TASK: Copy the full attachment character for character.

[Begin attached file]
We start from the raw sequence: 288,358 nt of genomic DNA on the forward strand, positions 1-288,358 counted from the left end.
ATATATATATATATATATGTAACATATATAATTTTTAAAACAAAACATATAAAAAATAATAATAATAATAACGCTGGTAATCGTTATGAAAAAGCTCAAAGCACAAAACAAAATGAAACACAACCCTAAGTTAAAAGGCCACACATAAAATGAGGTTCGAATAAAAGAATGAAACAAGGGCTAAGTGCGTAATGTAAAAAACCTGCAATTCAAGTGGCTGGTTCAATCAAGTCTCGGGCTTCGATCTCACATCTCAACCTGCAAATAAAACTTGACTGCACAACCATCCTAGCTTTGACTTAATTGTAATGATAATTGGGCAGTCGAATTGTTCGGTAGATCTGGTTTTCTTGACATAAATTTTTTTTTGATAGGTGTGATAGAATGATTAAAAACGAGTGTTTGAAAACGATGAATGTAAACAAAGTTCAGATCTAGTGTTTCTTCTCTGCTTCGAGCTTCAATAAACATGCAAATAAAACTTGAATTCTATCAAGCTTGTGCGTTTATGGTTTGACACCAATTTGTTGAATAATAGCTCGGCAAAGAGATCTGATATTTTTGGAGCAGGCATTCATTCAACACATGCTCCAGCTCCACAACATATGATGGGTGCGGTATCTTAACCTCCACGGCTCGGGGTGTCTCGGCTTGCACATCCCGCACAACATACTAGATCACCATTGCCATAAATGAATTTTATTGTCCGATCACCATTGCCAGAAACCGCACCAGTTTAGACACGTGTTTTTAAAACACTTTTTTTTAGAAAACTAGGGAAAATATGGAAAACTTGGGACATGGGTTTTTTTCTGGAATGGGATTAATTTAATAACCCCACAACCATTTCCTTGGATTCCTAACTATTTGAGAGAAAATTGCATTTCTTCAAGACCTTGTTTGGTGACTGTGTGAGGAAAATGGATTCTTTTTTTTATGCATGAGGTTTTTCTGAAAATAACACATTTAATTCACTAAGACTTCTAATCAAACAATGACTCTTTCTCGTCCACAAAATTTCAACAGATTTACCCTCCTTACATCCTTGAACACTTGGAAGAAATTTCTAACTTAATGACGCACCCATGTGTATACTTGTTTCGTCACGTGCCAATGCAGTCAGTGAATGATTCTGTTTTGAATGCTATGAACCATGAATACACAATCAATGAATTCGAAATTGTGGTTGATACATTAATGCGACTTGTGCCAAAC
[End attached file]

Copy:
We start from the raw sequence: 288,358 nt of genomic DNA on the forward strand, positions 1-288,358 counted from the left end.
ATATATATATATATATATGTAACATATATAATTTTTAAAACAAAACATATAAAAAATAATAATAATAATAACGCTGGTAATCGTTATGAAAAAGCTCAAAGCACAAAACAAAATGAAACACAACCCTAAGTTAAAAGGCCACACATAAAATGAGGTTCGAATAAAAGAATGAAACAAGGGCTAAGTGCGTAATGTAAAAAACCTGCAATTCAAGTGGCTGGTTCAATCAAGTCTCGGGCTTCGATCTCACATCTCAACCTGCAAATAAAACTTGACTGCACAACCATCCTAGCTTTGACTTAATTGTAATGATAATTGGGCAGTCGAATTGTTCGGTAGATCTGGTTTTCTTGACATAAATTTTTTTTTGATAGGTGTGATAGAATGATTAAAAACGAGTGTTTGAAAACGATGAATGTAAACAAAGTTCAGATCTAGTGTTTCTTCTCTGCTTCGAGCTTCAATAAACATGCAAATAAAACTTGAATTCTATCAAGCTTGTGCGTTTATGGTTTGACACCAATTTGTTGAATAATAGCTCGGCAAAGAGATCTGATATTTTTGGAGCAGGCATTCATTCAACACATGCTCCAGCTCCACAACATATGATGGGTGCGGTATCTTAACCTCCACGGCTCGGGGTGTCTCGGCTTGCACATCCCGCACAACATACTAGATCACCATTGCCATAAATGAATTTTATTGTCCGATCACCATTGCCAGAAACCGCACCAGTTTAGACACGTGTTTTTAAAACACTTTTTTTTAGAAAACTAGGGAAAATATGGAAAACTTGGGACATGGGTTTTTTTCTGGAATGGGATTAATTTAATAACCCCACAACCATTTCCTTGGATTCCTAACTATTTGAGAGAAAATTGCATTTCTTCAAGACCTTGTTTGGTGACTGTGTGAGGAAAATGGATTCTTTTTTTTATGCATGAGGTTTTTCTGAAAATAACACATTTAATTCACTAAGACTTCTAATCAAACAATGACTCTTTCTCGTCCACAAAATTTCAACAGATTTACCCTCCTTACATCCTTGAACACTTGGAAGAAATTTCTAACTTAATGACGCACCCATGTGTATACTTGTTTCGTCACGTGCCAATGCAGTCAGTGAATGATTCTGTTTTGAATGCTATGAACCATGAATACACAATCAATGAATTCGAAATTGTGGTTGATACATTAATGCGACTTGTGCCAAAC